My first read for this year’s RIP event is this 1936 mystery from Josephine Tey. It’s only the second book I’ve read by Tey – the other was The Daughter of Time, in which Inspector Alan Grant attempts to solve the mystery of Richard III and the disappearance of the Princes in the Tower from his hospital bed. A Shilling for Candles also features Alan Grant but this time he is investigating the murder of Christine Clay, an actress whose body is found washed up on the beach on the south coast of England.
At first it seems that the cause of Christine’s death is either suicide or a tragic accident, but when a coat button is found tangled in her hair it becomes obvious that someone else must have been involved. Suspicion immediately falls upon Robin Tisdall, a young man who has been staying with Christine in her cottage near the beach, but Grant soon has a whole list of other suspects. Could it have been Christine’s rich, aristocratic husband? The American songwriter with whom she is thought to be having an affair? What about her fellow actresses, who could be jealous of Christine’s success, or Lydia Keats, the eccentric astrologer who casts celebrity horoscopes? And then, of course, there’s Christine’s estranged brother, Herbert, who has been left “a shilling for candles” in her will.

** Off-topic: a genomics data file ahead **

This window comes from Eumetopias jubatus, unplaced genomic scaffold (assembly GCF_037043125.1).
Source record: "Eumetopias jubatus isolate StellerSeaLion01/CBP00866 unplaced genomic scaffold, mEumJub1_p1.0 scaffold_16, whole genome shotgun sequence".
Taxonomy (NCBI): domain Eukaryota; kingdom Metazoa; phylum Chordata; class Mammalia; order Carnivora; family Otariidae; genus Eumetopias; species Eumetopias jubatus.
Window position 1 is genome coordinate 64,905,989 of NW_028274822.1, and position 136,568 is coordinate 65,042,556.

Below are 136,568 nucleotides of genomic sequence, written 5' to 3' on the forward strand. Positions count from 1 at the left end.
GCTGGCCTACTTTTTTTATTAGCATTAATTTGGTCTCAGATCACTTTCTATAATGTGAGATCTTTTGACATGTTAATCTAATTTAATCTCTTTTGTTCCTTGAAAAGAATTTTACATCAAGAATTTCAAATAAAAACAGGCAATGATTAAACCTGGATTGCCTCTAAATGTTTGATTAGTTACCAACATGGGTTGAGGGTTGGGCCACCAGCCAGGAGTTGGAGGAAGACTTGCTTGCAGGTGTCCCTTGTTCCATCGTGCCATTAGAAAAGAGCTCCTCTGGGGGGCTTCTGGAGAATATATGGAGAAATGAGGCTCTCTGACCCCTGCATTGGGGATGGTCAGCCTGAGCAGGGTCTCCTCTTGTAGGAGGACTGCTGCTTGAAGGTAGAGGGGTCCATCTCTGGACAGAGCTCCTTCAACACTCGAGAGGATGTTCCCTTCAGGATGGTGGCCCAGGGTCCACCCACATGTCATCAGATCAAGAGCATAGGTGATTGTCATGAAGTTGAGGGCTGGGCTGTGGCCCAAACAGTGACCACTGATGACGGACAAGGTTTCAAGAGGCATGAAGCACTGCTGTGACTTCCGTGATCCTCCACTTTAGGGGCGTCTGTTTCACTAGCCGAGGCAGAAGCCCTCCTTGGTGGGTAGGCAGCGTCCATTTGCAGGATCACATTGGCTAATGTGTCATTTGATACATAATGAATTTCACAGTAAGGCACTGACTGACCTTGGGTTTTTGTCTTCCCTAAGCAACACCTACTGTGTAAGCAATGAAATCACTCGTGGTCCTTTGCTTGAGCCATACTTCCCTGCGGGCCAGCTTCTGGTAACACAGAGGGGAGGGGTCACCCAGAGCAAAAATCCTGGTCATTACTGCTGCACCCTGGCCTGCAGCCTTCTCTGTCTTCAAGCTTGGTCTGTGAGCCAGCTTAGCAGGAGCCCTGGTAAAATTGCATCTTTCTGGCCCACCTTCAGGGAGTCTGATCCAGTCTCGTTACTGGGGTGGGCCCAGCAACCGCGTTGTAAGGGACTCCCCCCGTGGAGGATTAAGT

I was intrigued by the mystery and enjoyed getting to know the characters; my favourite was Erica Burgoyne, the Chief Constable’s teenage daughter who has an encounter with one of the suspects in the middle of the novel and is inspired to do some investigating of her own. I also liked Tey’s portrayal of life as a celebrity – particularly her descriptions of the negative side of fame and the difficulties famous people can experience in trying to keep their private lives private.
However, I have to confess that I found this book disappointing overall. There just seemed to be too much going on: too many red herrings and too much time spent developing storylines that didn’t really go anywhere. I thought the plot lacked structure and the final solution of the mystery seemed to come out of nowhere – unless I missed an important clue, which is entirely possible! I’m wondering whether the problems I had with this novel could be due to the fact that it’s one of Tey’s earliest; I thought The Daughter of Time (1951) was much better than this one, so maybe her writing improved over the years. I’m sure I’ll be reading more of her books at some point, so I’ll be able to find out.
If you’ve read anything by Josephine Tey, I’d love to know which of her other books you would recommend. Also, has anyone seen Young and Innocent, the Alfred Hitchcock film based on this book?